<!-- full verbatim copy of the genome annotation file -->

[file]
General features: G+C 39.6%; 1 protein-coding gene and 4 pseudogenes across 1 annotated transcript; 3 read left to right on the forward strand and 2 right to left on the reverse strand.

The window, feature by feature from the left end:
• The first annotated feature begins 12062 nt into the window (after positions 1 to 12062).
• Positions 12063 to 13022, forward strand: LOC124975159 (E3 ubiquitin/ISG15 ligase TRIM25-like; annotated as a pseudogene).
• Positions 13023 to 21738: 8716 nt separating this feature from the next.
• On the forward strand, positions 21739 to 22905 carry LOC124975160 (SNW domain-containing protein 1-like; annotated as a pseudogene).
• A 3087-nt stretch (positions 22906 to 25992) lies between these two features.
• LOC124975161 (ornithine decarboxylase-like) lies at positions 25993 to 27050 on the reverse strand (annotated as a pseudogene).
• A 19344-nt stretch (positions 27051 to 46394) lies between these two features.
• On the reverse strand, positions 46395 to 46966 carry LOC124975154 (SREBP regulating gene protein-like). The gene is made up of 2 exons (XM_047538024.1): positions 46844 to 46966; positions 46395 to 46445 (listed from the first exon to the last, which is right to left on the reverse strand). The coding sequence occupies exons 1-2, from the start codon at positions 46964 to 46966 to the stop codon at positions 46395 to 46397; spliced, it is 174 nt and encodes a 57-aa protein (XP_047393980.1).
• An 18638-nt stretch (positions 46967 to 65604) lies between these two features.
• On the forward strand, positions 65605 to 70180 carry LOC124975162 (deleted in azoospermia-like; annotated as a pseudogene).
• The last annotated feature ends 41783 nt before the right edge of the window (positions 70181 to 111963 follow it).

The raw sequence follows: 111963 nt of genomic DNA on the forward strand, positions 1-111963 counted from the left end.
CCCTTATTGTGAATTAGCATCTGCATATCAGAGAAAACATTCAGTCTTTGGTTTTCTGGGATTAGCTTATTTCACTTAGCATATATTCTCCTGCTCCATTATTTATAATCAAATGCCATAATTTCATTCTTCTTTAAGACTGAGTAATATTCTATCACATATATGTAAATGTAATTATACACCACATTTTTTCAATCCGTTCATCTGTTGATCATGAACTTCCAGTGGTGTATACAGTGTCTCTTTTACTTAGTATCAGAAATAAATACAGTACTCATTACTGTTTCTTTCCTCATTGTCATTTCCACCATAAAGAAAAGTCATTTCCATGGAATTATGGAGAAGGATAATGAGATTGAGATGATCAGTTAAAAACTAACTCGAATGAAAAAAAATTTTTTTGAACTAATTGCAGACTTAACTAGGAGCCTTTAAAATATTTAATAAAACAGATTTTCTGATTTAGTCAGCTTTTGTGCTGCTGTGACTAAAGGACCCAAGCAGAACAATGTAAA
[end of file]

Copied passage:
General features: G+C 39.6%; 1 protein-coding gene and 4 pseudogenes across 1 annotated transcript; 3 read left to right on the forward strand and 2 right to left on the reverse strand.

The window, feature by feature from the left end:
• The first annotated feature begins 12062 nt into the window (after positions 1 to 12062).
• Positions 12063 to 13022, forward strand: LOC124975159 (E3 ubiquitin/ISG15 ligase TRIM25-like; annotated as a pseudogene).
• Positions 13023 to 21738: 8716 nt separating this feature from the next.
• On the forward strand, positions 21739 to 22905 carry LOC124975160 (SNW domain-containing protein 1-like; annotated as a pseudogene).
• A 3087-nt stretch (positions 22906 to 25992) lies between these two features.
• LOC124975161 (ornithine decarboxylase-like) lies at positions 25993 to 27050 on the reverse strand (annotated as a pseudogene).
• A 19344-nt stretch (positions 27051 to 46394) lies between these two features.
• On the reverse strand, positions 46395 to 46966 carry LOC124975154 (SREBP regulating gene protein-like). The gene is made up of 2 exons (XM_047538024.1): positions 46844 to 46966; positions 46395 to 46445 (listed from the first exon to the last, which is right to left on the reverse strand). The coding sequence occupies exons 1-2, from the start codon at positions 46964 to 46966 to the stop codon at positions 46395 to 46397; spliced, it is 174 nt and encodes a 57-aa protein (XP_047393980.1).
• An 18638-nt stretch (positions 46967 to 65604) lies between these two features.
• On the forward strand, positions 65605 to 70180 carry LOC124975162 (deleted in azoospermia-like; annotated as a pseudogene).
• The last annotated feature ends 41783 nt before the right edge of the window (positions 70181 to 111963 follow it).

The raw sequence follows: 111963 nt of genomic DNA on the forward strand, positions 1-111963 counted from the left end.
CCCTTATTGTGAATTAGCATCTGCATATCAGAGAAAACATTCAGTCTTTGGTTTTCTGGGATTAGCTTATTTCACTTAGCATATATTCTCCTGCTCCATTATTTATAATCAAATGCCATAATTTCATTCTTCTTTAAGACTGAGTAATATTCTATCACATATATGTAAATGTAATTATACACCACATTTTTTCAATCCGTTCATCTGTTGATCATGAACTTCCAGTGGTGTATACAGTGTCTCTTTTACTTAGTATCAGAAATAAATACAGTACTCATTACTGTTTCTTTCCTCATTGTCATTTCCACCATAAAGAAAAGTCATTTCCATGGAATTATGGAGAAGGATAATGAGATTGAGATGATCAGTTAAAAACTAACTCGAATGAAAAAAAATTTTTTTGAACTAATTGCAGACTTAACTAGGAGCCTTTAAAATATTTAATAAAACAGATTTTCTGATTTAGTCAGCTTTTGTGCTGCTGTGACTAAAGGACCCAAGCAGAACAATGTAAA